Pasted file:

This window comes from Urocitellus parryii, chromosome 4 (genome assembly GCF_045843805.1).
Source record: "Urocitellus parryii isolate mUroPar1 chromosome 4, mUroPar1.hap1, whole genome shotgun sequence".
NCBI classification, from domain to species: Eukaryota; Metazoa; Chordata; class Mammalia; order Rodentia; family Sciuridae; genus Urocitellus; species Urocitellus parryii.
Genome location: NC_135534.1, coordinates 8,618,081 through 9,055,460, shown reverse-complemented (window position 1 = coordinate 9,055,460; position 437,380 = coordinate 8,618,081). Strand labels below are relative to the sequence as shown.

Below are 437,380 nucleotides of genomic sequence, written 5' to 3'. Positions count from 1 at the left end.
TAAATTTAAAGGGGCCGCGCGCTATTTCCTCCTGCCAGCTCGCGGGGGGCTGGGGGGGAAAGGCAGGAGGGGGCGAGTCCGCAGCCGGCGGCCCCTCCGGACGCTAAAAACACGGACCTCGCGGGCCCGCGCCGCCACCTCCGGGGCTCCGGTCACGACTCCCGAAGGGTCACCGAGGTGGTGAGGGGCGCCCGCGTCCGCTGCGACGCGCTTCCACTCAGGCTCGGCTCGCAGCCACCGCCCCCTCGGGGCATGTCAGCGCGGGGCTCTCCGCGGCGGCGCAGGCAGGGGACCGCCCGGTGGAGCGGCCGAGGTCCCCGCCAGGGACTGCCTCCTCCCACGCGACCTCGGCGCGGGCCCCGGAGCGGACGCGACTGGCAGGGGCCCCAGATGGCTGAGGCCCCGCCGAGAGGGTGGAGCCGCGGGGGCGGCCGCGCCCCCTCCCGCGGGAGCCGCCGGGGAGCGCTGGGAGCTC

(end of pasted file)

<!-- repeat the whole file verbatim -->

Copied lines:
This window comes from Urocitellus parryii, chromosome 4 (genome assembly GCF_045843805.1).
Source record: "Urocitellus parryii isolate mUroPar1 chromosome 4, mUroPar1.hap1, whole genome shotgun sequence".
NCBI classification, from domain to species: Eukaryota; Metazoa; Chordata; class Mammalia; order Rodentia; family Sciuridae; genus Urocitellus; species Urocitellus parryii.
Genome location: NC_135534.1, coordinates 8,618,081 through 9,055,460, shown reverse-complemented (window position 1 = coordinate 9,055,460; position 437,380 = coordinate 8,618,081). Strand labels below are relative to the sequence as shown.

Below are 437,380 nucleotides of genomic sequence, written 5' to 3'. Positions count from 1 at the left end.
TAAATTTAAAGGGGCCGCGCGCTATTTCCTCCTGCCAGCTCGCGGGGGGCTGGGGGGGAAAGGCAGGAGGGGGCGAGTCCGCAGCCGGCGGCCCCTCCGGACGCTAAAAACACGGACCTCGCGGGCCCGCGCCGCCACCTCCGGGGCTCCGGTCACGACTCCCGAAGGGTCACCGAGGTGGTGAGGGGCGCCCGCGTCCGCTGCGACGCGCTTCCACTCAGGCTCGGCTCGCAGCCACCGCCCCCTCGGGGCATGTCAGCGCGGGGCTCTCCGCGGCGGCGCAGGCAGGGGACCGCCCGGTGGAGCGGCCGAGGTCCCCGCCAGGGACTGCCTCCTCCCACGCGACCTCGGCGCGGGCCCCGGAGCGGACGCGACTGGCAGGGGCCCCAGATGGCTGAGGCCCCGCCGAGAGGGTGGAGCCGCGGGGGCGGCCGCGCCCCCTCCCGCGGGAGCCGCCGGGGAGCGCTGGGAGCTC